In this time of recognition and outrage over the pandemic of racism and police violence in our country, the Society for Clinical Child and Adolescent Psychology (SCCAP) adds its voice to those deploring the shameful legacy of such actions. We condemn the most recent instances of racial injustice in our nation, including the killings of Ahmaud Arbery, Breonna Taylor, and George Floyd. Because SCCAP’s mission is to encourage science and evidence-based practice while remaining “… fully committed to diversity, equity, and inclusion,” we (a) assert that psychological science must offer alternatives to instances of police abuse and (b) re-affirm our commitment to support a healthy future for children and adolescents through the following: empowering parents and schools to provide optimal, anti-racist socialization practices; assessing the full range of traumatic experiences (including police brutality) in clinical evaluations; and renewing our commitment to providing optimal clinical and preventive services, research, teaching and mentoring, and policy-related work for children and families, especially those from under-represented and diverse communities. The time is now to understand the full impact of discrimination and racism on child development and well-being and to foster work in the service of change.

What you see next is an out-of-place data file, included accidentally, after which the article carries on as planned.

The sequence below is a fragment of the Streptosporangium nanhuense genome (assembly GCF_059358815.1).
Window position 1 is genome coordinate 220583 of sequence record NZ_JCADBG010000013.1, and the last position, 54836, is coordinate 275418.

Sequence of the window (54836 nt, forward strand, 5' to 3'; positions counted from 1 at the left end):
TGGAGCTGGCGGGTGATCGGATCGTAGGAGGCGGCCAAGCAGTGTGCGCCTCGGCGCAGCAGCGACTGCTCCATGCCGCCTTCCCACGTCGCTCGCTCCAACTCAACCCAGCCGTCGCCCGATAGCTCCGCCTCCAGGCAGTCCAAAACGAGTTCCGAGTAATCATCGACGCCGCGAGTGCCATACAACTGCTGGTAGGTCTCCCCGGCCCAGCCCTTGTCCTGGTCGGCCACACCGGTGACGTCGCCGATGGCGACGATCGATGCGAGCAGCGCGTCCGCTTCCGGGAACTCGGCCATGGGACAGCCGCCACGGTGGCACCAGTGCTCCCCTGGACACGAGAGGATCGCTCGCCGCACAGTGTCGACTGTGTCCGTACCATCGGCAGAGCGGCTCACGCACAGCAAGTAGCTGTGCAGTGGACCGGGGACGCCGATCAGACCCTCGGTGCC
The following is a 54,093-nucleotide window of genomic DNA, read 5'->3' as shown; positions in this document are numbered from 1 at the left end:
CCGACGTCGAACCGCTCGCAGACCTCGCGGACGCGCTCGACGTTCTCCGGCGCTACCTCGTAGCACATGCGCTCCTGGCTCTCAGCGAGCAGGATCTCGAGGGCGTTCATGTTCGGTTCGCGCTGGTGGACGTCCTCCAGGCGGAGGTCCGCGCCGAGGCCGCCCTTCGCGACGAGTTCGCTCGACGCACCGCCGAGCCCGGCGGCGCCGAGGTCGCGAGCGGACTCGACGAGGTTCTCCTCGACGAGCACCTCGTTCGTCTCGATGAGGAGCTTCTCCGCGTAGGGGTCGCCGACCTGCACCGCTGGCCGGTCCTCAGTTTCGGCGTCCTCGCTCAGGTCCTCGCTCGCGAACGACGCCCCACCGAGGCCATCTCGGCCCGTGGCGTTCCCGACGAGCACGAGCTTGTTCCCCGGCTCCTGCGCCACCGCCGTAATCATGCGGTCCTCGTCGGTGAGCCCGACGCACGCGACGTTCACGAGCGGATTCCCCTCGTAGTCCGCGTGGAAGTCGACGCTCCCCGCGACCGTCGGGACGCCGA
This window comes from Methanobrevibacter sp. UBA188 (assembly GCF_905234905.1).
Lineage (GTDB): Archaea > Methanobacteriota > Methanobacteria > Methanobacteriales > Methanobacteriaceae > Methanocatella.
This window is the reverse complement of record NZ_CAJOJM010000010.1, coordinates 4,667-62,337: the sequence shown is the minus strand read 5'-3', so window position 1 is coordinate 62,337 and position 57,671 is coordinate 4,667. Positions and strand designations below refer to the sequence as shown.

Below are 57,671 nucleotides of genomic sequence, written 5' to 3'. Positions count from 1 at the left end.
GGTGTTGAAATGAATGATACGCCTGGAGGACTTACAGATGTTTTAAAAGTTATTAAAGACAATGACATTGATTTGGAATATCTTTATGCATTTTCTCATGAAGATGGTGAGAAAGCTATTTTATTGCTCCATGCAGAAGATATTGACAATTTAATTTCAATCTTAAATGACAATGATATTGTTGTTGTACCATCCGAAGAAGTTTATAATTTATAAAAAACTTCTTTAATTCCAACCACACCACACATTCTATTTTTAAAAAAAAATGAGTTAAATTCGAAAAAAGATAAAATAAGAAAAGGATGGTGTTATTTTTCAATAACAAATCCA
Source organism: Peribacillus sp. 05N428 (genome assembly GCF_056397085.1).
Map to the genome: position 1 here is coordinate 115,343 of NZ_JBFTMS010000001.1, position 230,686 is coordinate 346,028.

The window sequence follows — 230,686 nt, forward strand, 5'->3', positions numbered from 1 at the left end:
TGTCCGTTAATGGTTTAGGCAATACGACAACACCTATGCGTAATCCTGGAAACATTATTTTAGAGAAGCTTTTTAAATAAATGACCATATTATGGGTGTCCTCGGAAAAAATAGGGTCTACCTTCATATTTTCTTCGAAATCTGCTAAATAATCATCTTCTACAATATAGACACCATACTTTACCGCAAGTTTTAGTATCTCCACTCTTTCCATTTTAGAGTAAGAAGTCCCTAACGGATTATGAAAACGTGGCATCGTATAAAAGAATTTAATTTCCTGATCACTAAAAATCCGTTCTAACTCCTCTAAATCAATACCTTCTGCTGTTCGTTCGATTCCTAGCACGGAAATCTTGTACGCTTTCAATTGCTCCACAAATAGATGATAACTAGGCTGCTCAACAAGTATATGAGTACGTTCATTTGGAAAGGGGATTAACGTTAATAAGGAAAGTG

SCCAP has an active Diversity Committee and Diversity Member-at-Large, with increased funding for Diversity Awards and the creation of the Leadership Education to Advance Diversity Institue (LEAD). We plan on greater public outreach on related issues via our webinar series. We urge members to become involved and consider applying for Child Mental Health in Action funds regarding these themes (see SCCAP website for details).



Respectfully,

Steve Hinshaw

SCCAP 2020, President
https://sccap53.org/sccap-statement-condemning-racial-injustice-and-calling-to-action/
SCCAP Effective Child Therapy
SCCAP Effective Child TherapyJune 11, 2020
Here is another important article by the APA that highlights tips and important things for parents to tell children when discussing racial discrimination